Following his translation of just over half the original text in 2014, Norman Waddell presents the complete teaching record of Zen master Hakuin, now available in English with extensive explanations, notes, and even the wry, helpful comments that students attending Hakuin’s lectures inscribed in their copies of the text
With this volume, Norman Waddell completes his acclaimed translation of the teaching record of one of the greatest Zen masters of all time, Hakuin Ekaku (1685–1769). Hakuin lived at a time when Japanese Buddhism as a whole and his own Rinzai sect in particular were at low ebb. Through tremendous force of character and creative energy, he initiated a reform movement that swept the country, and today, all Rinzai Zen masters trace their lineage through him. This outcome is all the more extraordinary because Hakuin’s base of operations was a small temple in the country town of Hara, where he grew up, not in one of the nation's political, cultural, or commercial centers.
This book represents the first full publication of the Keisō Dokuzui in any foreign language. Inspired by the enthusiastic reception that greeted his 2014 selections from the text, Waddell returned to work and now gives us the opportunity to examine the entirety of Hakuin's record and to benefit as never before from the example and instruction of this exuberant personality and remarkable teacher. Poison Blossoms contains a highly diverse set of materials: formal and informal presentations to monastic and lay disciples, poems, practice instructions, inscriptions for paintings, comments on koans, letters, and funeral orations. While most items are brief, easily read in a quick sitting, the book also includes extended commentaries on the Heart Sutra, one of Mahayana Buddhism’s central texts; on the famously difficult Five Ranks of Tung–shan; and on the accomplishments of his eminent predecessor Gudō Tōshoku.
Having devoted himself for more than three decades to the study and translation of Hakuin's works, Norman Waddell is peerless when it comes to conveying into English the vital, sometimes elegant, often earthy voice of this outstanding teacher. His command of the subject enables Waddell to elucidate the vast array of idioms and images that Hakuin employed to enliven his poetry and prose—historical and mythological elements, street slang, doctrinal and cultural allusions that would otherwise place these writings beyond the grasp of anyone but a specialist. Waddell's five previous Hakuin translations, each important in its own right, can now be recognized as stepping stones to this towering achievement.
The two great streams of Zen Buddhism are the Soto sect, known as the School of Silent Illumination, and the Rinzai school of rigorous koan study. Dogen established Soto Zen in Japan, and his work is widely known in the West with many of his books translated into English. Hakuin is credited with the modern revival of the Rinzai sect and is its most important teacher. His life has been a great inspiration to the students and practitioners of Zen in the West, and his writings offer great authority and practical application.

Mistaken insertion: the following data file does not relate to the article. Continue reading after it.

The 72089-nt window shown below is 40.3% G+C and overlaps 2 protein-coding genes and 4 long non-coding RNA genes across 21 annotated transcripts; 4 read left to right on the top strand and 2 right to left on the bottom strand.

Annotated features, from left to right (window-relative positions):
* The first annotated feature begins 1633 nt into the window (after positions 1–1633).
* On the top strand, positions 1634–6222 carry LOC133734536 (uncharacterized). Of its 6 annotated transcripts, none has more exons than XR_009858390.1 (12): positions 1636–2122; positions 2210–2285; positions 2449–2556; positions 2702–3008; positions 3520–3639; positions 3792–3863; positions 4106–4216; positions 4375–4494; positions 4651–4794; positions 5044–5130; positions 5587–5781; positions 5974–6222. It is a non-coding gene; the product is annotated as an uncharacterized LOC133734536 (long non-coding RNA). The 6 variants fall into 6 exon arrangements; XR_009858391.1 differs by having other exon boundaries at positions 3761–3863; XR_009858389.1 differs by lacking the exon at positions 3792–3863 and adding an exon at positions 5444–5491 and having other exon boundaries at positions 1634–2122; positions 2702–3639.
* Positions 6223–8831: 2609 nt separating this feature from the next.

Norman Waddell has devoted a large part of his life to translating and publishing work by and about Hakuin. This collection of six diverse and independent works contains five pieces never before translated into English, some of which have been—until quite recently—unknown, even in Japan. A rich and various gathering, the offerings here will be important to seasoned practitioners as well as attractive to newcomers to Zen and spiritual seekers of all faiths.
Poet, Zen Buddhist priest, renowned thinker, and seller of tea — Baisao was all of these things, as well as being a bit of an eccentric. Known to carry large wicker baskets filled with tea utensils through the streets and surrounding hills of Japan's capital, Baisao set up shop wherever he ended up and brewed tea for those who came to enjoy the scenery with him. Establishing a quiet, simple life, Baisao spent his final years composing poetry, brewing tea, and teaching Zen, in the process becoming a well–loved figure. These poems, memoirs, and letters tell us more about this endearing person and trace his long life's profound spiritual journey. This comprehensive translation includes nearly all of Baisao's writings, giving us a deep look at this remarkable man.
A charismatic and extraordinary Zen teacher and artist, Hakuin (1686–1769) is credited with almost single–handedly reforming and revitalizing Japanese Zen from a state of extreme spiritual decline. As a teacher, he placed special emphasis on koan practice, inventing new koans such as the famous "What is the sound of one hand clapping?" He also stressed the need to extend the benefits of Zen to others.
What made Hakuin even more remarkable was that he was not only a religious teacher but also a prolific artist. Using calligraphy and painting to create "visual Dharma," his teachings were rendered on paper in pictures, characters, and images, uniquely and magnificently expressing the nature of enlightenment as he wished to impart it to his students.
The Religious Art of Zen Master Hakuin is a stunning volume containing many of Hakuin's finest calligraphies and paintings, along with brilliant commentary by Katsuhiro Yoshizawa, the leading Japanese expert on Hakuin and his work. Yoshizawa masterfully guides the reader from one piece of artwork to the next, sharing the story of Hakuin's life, revealing the profound religious meaning embedded in each illustration, and providing a detailed documentary of the lessons of one of Zen's most respected teachers.